- At video 8.5, the 2.5 multiplier has total output at 2500 but if you multiply each level of extra I by the MPC (0.6) total output will add up to the same amount as when you multiply each level by powers and then add up products and that answer is 2305.60. So where or how or why is 2500 a correct reflection of this economy’s total output?(2 votes)
- The total output he has equals up to 2500 because theoretically, they would keep doing this until they are giving each other infinitesimal amounts of dollars. Which, if using the formula of a geometric series, adds up to 2500 dollars. Thats what the +........ means. Is that it would theoretically go on forever, and since the percentage is less than 1, the number would get smaller and smaller and smaller until it reach nearly zero.(2 votes)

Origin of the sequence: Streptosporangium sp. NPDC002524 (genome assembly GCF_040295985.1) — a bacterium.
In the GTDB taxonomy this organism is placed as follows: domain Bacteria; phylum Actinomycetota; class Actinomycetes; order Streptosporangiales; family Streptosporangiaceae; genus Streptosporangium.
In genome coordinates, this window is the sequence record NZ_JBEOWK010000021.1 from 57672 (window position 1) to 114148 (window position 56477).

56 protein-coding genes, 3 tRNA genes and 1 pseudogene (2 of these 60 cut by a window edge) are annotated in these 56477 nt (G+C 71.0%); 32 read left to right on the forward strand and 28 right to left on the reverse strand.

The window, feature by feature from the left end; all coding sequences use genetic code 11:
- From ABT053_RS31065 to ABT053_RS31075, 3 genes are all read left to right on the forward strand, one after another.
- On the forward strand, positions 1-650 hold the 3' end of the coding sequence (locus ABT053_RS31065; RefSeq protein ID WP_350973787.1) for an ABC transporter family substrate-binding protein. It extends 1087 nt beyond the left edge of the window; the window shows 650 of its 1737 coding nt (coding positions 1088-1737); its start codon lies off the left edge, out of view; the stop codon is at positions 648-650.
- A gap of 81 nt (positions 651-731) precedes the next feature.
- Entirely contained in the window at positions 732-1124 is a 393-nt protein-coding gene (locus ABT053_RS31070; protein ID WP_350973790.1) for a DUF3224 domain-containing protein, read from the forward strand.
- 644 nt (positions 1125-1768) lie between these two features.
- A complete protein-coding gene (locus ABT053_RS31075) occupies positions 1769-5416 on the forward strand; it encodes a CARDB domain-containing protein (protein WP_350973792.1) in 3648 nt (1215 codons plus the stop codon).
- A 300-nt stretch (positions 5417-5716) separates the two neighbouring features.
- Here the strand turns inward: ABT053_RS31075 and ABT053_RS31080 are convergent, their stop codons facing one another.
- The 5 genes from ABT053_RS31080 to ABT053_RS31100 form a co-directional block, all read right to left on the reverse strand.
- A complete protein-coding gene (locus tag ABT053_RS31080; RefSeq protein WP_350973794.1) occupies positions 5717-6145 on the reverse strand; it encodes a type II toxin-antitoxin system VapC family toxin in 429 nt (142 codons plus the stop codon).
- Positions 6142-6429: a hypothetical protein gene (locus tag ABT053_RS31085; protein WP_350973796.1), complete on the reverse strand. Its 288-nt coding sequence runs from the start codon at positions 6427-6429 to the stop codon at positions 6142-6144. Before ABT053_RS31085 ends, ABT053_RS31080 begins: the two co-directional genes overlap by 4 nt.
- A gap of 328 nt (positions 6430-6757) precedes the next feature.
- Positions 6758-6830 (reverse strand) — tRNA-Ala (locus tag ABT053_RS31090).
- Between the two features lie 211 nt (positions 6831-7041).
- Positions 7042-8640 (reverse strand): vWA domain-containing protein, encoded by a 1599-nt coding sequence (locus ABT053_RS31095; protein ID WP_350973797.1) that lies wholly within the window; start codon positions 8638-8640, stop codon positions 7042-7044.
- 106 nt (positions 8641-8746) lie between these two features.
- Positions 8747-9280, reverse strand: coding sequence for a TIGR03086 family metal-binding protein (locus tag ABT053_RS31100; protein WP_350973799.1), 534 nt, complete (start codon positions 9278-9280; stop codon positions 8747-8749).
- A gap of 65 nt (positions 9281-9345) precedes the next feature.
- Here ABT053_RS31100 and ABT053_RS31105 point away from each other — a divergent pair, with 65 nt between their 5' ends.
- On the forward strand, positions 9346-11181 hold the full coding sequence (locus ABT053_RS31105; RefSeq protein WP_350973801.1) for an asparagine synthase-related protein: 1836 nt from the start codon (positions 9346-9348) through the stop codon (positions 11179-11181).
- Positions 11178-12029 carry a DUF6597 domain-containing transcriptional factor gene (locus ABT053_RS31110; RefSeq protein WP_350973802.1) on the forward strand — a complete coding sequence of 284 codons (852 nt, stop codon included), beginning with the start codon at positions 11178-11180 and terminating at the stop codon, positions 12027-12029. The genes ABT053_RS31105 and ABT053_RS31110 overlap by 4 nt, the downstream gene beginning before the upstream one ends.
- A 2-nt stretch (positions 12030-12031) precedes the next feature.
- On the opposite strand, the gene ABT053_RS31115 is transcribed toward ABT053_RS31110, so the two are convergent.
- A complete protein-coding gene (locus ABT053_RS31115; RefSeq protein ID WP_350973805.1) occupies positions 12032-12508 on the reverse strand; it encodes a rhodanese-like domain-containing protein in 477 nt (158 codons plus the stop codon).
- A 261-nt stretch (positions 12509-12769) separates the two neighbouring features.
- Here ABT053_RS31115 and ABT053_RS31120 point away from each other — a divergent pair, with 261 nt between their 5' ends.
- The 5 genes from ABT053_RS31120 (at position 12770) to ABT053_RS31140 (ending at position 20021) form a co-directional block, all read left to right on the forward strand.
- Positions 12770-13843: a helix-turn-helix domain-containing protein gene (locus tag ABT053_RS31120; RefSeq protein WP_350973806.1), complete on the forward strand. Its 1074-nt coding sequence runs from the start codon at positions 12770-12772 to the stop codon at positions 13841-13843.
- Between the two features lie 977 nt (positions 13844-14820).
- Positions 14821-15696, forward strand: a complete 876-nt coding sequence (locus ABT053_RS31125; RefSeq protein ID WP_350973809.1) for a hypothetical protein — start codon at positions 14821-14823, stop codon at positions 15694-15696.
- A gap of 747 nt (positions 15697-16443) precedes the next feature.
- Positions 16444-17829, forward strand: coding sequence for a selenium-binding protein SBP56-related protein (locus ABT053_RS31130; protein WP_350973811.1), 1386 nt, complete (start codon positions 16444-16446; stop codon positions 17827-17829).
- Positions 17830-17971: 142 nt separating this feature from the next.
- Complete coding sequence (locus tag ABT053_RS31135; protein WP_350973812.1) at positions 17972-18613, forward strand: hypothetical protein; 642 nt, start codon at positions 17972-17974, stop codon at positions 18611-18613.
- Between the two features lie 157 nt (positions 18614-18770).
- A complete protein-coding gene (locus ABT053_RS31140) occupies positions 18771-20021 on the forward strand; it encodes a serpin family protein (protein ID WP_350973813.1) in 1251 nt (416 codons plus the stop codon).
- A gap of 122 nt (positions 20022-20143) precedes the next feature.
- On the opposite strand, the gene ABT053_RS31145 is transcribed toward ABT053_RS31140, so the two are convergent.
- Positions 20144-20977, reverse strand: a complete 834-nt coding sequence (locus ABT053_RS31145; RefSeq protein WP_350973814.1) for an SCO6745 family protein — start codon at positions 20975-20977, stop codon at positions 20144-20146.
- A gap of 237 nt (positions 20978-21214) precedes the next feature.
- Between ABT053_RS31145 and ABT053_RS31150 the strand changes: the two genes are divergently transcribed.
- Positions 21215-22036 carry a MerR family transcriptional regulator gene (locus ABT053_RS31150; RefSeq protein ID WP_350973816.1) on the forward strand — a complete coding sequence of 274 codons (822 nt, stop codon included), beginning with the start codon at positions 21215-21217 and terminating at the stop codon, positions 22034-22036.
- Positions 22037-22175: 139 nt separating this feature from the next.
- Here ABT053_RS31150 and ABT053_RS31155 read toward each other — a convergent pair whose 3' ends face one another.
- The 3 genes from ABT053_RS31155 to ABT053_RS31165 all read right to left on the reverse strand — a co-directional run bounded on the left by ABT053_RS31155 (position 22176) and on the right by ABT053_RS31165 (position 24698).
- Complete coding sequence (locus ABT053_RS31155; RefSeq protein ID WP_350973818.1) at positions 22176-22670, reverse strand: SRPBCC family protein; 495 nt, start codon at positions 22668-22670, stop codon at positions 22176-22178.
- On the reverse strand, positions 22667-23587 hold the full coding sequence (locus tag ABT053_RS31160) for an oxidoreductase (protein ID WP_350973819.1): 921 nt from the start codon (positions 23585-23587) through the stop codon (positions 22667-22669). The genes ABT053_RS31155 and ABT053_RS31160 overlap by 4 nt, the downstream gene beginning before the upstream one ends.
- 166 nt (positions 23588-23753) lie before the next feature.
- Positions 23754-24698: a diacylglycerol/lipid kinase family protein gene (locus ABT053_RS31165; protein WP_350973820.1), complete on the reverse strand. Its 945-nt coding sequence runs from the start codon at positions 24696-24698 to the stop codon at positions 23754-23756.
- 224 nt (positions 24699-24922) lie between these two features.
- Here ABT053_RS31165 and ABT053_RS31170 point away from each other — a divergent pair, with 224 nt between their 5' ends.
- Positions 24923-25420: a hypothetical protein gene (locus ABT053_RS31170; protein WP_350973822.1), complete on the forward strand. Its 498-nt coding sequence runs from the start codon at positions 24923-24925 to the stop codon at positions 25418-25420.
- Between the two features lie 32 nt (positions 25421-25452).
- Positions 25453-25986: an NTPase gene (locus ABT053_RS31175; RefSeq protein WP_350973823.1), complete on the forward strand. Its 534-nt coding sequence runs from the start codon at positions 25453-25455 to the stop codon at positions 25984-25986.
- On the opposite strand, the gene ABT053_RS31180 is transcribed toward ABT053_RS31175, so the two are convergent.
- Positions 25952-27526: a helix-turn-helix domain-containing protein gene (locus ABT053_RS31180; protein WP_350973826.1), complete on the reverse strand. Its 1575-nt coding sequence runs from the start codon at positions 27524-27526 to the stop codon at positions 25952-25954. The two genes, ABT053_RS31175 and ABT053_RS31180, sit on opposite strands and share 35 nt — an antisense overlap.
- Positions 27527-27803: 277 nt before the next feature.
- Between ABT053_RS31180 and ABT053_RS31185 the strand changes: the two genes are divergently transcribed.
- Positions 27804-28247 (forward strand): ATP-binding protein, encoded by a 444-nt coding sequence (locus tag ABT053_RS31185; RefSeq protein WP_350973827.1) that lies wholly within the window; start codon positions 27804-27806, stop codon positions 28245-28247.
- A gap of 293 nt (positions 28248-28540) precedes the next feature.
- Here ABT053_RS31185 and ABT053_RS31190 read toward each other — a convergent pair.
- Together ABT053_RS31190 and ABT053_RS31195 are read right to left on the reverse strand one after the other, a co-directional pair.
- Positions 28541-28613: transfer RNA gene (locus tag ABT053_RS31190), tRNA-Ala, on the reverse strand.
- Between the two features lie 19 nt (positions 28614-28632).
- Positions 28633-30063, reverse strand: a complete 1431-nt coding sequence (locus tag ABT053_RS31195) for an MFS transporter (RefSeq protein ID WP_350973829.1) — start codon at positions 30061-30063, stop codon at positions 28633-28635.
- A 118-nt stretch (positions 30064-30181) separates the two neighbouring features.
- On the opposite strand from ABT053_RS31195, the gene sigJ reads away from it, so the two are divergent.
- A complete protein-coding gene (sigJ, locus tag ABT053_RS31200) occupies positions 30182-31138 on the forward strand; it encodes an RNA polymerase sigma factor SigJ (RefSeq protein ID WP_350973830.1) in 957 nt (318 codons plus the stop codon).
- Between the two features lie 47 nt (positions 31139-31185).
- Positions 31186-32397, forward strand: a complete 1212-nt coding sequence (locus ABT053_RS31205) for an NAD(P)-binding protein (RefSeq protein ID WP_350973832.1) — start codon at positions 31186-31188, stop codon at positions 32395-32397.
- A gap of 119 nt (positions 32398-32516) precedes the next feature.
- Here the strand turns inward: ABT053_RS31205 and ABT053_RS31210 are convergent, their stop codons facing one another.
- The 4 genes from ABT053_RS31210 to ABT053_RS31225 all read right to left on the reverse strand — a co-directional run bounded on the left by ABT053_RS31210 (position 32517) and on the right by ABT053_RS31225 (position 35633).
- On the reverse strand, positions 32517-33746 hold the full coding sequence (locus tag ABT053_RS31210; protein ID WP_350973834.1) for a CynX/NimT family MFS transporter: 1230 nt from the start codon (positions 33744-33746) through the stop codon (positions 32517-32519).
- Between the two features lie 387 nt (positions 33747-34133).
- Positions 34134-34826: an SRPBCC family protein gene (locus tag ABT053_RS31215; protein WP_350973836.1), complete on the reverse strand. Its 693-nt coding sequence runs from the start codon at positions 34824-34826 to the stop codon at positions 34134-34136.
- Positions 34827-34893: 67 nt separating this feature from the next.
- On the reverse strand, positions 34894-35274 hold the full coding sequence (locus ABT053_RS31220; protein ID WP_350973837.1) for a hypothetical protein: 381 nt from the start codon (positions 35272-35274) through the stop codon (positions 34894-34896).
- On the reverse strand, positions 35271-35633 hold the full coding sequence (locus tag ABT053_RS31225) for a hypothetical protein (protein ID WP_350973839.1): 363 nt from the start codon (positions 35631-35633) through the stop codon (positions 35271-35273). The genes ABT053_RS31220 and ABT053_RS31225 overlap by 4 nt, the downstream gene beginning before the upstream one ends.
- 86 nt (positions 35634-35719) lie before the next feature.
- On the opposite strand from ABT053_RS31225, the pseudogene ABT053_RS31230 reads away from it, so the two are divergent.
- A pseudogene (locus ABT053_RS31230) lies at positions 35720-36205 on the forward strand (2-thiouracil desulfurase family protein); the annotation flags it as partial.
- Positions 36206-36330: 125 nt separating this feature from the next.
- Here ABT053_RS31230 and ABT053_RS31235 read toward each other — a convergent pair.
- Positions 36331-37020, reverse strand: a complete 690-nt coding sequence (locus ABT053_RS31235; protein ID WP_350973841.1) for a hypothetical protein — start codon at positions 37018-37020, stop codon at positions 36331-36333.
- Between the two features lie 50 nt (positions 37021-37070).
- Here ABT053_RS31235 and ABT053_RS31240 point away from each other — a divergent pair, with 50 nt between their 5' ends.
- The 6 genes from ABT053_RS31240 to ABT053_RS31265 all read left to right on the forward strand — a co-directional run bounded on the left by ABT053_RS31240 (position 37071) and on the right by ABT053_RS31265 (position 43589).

Going with my habit of overly simplified economy, let's then imagine an economy that has only two actors in it. So it has Mr. Farmer right over here. Do my best to draw the farmer, maybe he has a mustache of some kind. So it has Mr. Farmer right over here. He's got a hat on. So that is the farmer in this economy. And then let's say we also have a builder. So this economy, they're producing two things. They're producing food, and this builder can help maintain stuff. So maybe he has a lot more, maybe this is the builder right over here. So this is Mr. Builder. And let's say, for the sake of what we're going to do here, let's say that for this economy, it's kind of a constant. If either of these fellows gets an extra dollar to spend, he's going to spend 60% of it. And so, what I'm going to do is introduce a formal word that really is just another way of saying that. In this economy, the marginal propensity to consume is-- and I'll put that in parentheses, it's often referred to as MPC-- that is equal to you could either say 60% or is equal to 0.6. And all this is saying is that if someone in this economy somehow finds another dollar in their pocket, they're going to spend 0.6 of that. Or they're going to spend 60% of that. So if you give the builder-- if a builder all of the sudden gets an extra dollar, he's going to spend another $0.60 on other things. And the person to really spend it with is the farmer. If the farmer gets another dollar, he's going to spend 60% of that, or $0.60, with the builder. Now given this assumption, let's think about what would happen in this economy if all of a sudden one of them decided to increase their spending a little bit. So we'll assume that they were all living happily. The economy was kind of at a steady state. And let's say the farmer discovers a sock in a drawer that he didn't realize was there. And it's got a little bit of their agreed upon currency. Maybe the agreed upon currency in this island is a dollar. They've maybe got a stash when their shipwrecked on this, or whatever. So the agreed upon currency is actually the dollar. And the farmer discovers that he's got-- he discovers a big pile of dollars in his sock. And he says, well, I'm going to spend $1,000. I need to do some repairs to my buildings. So we have this kind of increase in spending that's going on. So the farmer says, hey, I'm going to spend $1,000, and I'm going to give it to the builder. Now the builder says, well, you know, gee, I've just gotten $1,000. I have a marginal propensity to consume of 60%, or 0.6. I'm going to spend 60% of that. So he's going to spend, and the only person he can spend it with is the farmer. He's going to spend 60% times $1,000, which is equal to $600. Well, now the farmer says, well, I got above and beyond the $1,000 that I just spent. Somehow the economy seems to be picking up. The builder just spent $600 more on me then he would have otherwise done. He bought that much more food. I have $600 more. I have a marginal propensity to consume of 0.6 or 60%. So I will spend 60% of that $600 that I just got. And so it will be 60% of this thing. So it will be 60-- I'll write it as a decimal-- it'll be 0.6 times this thing, which is 0.6 times 1,000. Or you could say it is 60% of the $600, which is going to be equal to $360. Well, now the builder says, well, I got that initial $1,000. I spent $600 of that. But now I've got another $360, and I have a marginal propensity to consume of 0.6. So I'm going to spend 60% of that. So above and beyond this spending, he also spends 60% of this right over here. And 60% of this is 0.6 times this whole thing. So he's going to spend 0.6 times this thing-- and I'll write it in green-- times 0.6 times $1,000. Now this number right over here, I don't know what this is, is it 60% of $360. I don't know, I could get a calculator to figure out what that is exactly. So let's say that I have 0.6-- we could actually say 0.6 to the third power. Or let's just write that-- 0.6 to the third. And then I'm going to multiply that times 1,000, gives us $216. So this guy-- so this right over here gives us $216. This guy says, hey got another $216, I'm going to spend 60% of that. And I think you see where this is going. And 60% of that is going to be 0.6 times this whole quantity. So it's going to be-- I'll write it here-- it's going to be 0.6 times this thing, which was already 0.6 times 0.6 times 0.6. So you're going to have 0.6 times 0.6 to the third power. That's going to be 0.6 to the fourth power times 1,000, which is whatever 60% of 216 is. And I'll just calculated it. So times 0.6 gives us $130, is going to get $129.60. Now this guy, the builder, say, I got another $129.60. I'm going to spend 60% of that. And it goes on and on and on. So given this, let's think about how much from that incremental increase of spending of $1,000, how much total new production and spending happened in this economy? So the way to think about that, so the total-- and we could view it either way. Remember, you could view kind of the GDP. You could view that as the aggregate output. You could view that as the aggregate income, aggregate expenditure. These are all views because really the economy is a very circular thing. One person's expenditure turns into another person's income. But we could say total output here, measured in our agreed upon currency, which is let's say dollars. This is now going to be, it was this original $1,000 that the farmer spent for the builder. So it's going to be that original $1,000 plus this first, right over here this 0.6 times 1,000 that the builder spent, that $600. So that's 0.6 times 1,000 plus-- then we had this time the farmer said, I'm going to spend 60% of that. So that was 0.6 squared times 1,000. Plus 0.6 squared times 1,000. And then this guy said, oh, I'm going to spend 60% of that now that I got that 0.6 squared times 1,000. So he's going to take 60% of that and spend it. And that gave us that 0.6 to the third power times 1,000. Plus 0.6 to the third power times 1,000. And then the last one we did, it would keep going on and on forever, theoretically, is you're going to have plus 0.6 to the fourth power times 1,000. And this would keep going on and on forever. We could then would be plus 0.6 to the fifth power times 1,000, plus 0.6 to the sixth power. Keep going on and on forever. And one of the fascinating things about mathematics, and maybe the next video, I'll reprove this. I've proven this in multiple playlists, is that you can actually sum up because this value right over here is less than 1, this actually ends up being a finite sum. You can actually take this infinite sum and get a finite number. So just to simplify this, the total output that's kind of sparked by that original $1,000, we can factor out the 1,000-- I'll do this in a new color-- so we can factor out the 1,000. And we are left with-- well if we factor of 1,000 there you get 1 plus 0.6 plus 0.6 squared plus 0.6 to the third power plus 0.6 to the fourth power. And it goes on and on and on. And in the next video, maybe I'll prove it, just for fun. But this right over here, it's an infinite sum of a geometric series. And this will actually simplify to-- I'll do it in the same green color-- as 1 over 1 minus 0.6. So whatever this number is right over here, it'll be 1 minus 1 over that. And so in this case, this would be equal to 1 over 0.4. And 0.4 is 2/5. So this is equal to 1 over 2/5, which is equal to 5/2. So your total output is going to be equal to 1,000 times 5/2. Or this is the same thing as equal to 1,000 times 2 and 1/2, which is equal to 2,500. So there's two interesting ideas that are going here. One is, when people get a little bit more income, they're going to spend some of it. And that's where the marginal propensity to consume is. We're assuming it's linear, that no matter how much you give them, they're just going to spend 60% of that. And then given that, that 60%, it keeps getting multiplied and going through the economy. You essentially have this multiplier effect, that that 1,000 got spent, some fraction of that gets spent, then some fraction of that gets spent. And so what we ended up doing is that first $1,000 got multiplied by 2.5. And this 2.5 was completely a function of what the marginal propensity to consume was. So we have this relationship here is that whatever the marginal propensity to consume is, that drives the multiplier. And all the multiplier is saying is if you spend an extra dollar in this economy, given people's marginal propensity to consume, how much will that increase total output?